ST. LOUIS — David Freese swooped in, expecting Elvis Andrus to bunt. He did, but the ball trickled wide of the line.
The St. Louis third baseman scooped up the foul, scanned the crowd and spotted his target sitting near the Texas dugout: a man in the front row wearing a Rangers jacket, with a glove.
Freese flipped him the souvenir, drawing a big smile and making yet another friend in his hometown.
Then again, why not? There was plenty to share in this World Series.
A Game 6 that ranked among baseball’s greatest thrillers. A three-homer performance by Albert Pujols that rivals the best in postseason history. Ron Washington running in place, Tony La Russa reacting in dismay at a ball that got away. Everyone learning how to chant Nap-Oh-Lee!
Oh, and a Rally Squirrel on the scoreboard and a telephone mix-up in the bullpen.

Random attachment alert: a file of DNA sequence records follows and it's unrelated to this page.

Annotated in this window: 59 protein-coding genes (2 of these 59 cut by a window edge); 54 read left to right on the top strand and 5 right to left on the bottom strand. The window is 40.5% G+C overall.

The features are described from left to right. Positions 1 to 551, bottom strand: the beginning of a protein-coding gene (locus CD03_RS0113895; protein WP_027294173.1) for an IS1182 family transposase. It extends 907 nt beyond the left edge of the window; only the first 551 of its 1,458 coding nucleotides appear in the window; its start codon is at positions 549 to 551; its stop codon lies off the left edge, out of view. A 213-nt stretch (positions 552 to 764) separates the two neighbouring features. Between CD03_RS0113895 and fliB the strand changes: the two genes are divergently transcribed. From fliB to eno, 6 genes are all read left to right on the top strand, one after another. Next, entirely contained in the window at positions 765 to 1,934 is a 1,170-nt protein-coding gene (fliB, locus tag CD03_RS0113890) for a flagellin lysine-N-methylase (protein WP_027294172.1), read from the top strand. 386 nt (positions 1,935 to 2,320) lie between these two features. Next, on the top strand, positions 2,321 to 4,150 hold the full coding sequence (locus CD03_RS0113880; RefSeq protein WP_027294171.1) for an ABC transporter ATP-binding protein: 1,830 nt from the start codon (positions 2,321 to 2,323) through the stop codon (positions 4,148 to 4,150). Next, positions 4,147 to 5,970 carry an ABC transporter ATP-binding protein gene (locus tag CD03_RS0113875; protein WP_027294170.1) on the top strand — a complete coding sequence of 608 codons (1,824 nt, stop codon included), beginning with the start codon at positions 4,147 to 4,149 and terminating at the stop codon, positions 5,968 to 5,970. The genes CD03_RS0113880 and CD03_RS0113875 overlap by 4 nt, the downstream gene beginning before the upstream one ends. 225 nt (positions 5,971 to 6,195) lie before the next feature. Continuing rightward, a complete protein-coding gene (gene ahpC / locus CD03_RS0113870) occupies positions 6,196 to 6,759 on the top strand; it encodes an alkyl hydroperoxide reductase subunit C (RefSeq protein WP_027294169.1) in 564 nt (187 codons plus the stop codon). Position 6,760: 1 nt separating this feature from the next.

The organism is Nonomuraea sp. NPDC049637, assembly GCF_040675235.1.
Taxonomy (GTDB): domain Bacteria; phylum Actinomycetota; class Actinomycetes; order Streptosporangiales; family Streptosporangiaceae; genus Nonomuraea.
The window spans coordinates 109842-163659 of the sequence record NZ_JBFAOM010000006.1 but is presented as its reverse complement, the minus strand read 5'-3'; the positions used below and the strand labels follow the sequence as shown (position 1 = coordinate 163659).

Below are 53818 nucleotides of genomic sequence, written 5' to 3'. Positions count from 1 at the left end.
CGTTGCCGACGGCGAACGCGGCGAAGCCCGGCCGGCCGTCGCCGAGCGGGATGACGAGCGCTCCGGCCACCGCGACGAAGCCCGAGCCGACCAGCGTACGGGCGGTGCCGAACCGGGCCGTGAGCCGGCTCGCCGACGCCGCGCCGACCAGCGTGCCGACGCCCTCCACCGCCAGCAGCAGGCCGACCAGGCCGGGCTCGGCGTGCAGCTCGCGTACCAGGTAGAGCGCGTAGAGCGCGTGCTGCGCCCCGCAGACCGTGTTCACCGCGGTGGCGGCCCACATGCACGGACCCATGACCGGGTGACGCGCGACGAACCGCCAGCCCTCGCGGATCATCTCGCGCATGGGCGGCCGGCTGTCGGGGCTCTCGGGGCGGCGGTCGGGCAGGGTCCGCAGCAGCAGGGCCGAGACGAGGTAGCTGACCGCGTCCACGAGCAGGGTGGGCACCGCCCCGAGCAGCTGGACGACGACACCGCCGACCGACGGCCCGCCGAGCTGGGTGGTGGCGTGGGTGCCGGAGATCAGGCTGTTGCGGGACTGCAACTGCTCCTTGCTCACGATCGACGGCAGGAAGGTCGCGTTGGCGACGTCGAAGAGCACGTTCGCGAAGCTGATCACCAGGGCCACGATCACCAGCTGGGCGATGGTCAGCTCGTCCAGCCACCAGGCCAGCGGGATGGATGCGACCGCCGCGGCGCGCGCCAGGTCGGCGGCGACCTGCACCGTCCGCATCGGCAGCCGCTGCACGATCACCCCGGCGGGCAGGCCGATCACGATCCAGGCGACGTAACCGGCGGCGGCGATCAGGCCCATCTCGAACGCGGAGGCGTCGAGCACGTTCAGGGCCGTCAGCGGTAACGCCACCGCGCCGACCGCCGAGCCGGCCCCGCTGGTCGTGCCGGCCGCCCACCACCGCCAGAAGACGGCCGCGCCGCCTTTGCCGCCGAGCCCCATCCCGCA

“I told you it was going to be a great series – and it was,” Texas slugger Josh Hamilton said.
Hamilton put Texas ahead with an RBI double in the first inning Friday night in Game 7. Freese and the Cardinals, however, would not be denied. A night after twice rallying when it was one strike from elimination, St. Louis came back to win the championship with a 6-2 victory.
“Now that we’ve won it, it makes yesterday greater,” La Russa said.
Said Hamilton: “It was actually fun to watch and fun to see. You hate it, but it happened.”
An October for fans to cherish, for sure. A lot of them tuned in: The clincher drew the most viewers for a baseball game since Boston won in 2004, and boosted overall television ratings 19 percent higher than last year’s World Series between Texas and San Francisco.
Even before the opener, many observers predicted this Series would be a dud because it lacked big-market teams. Minus the likes of the Yankees, Red Sox and Phillies, some said, it would attract little attention.
Inning by inning, it got more intriguing.
“I know there’s been a lot of conversation about ratings,” Commissioner Bud Selig said before Game 7. “Some of it, in my opinion ... was misinformed.”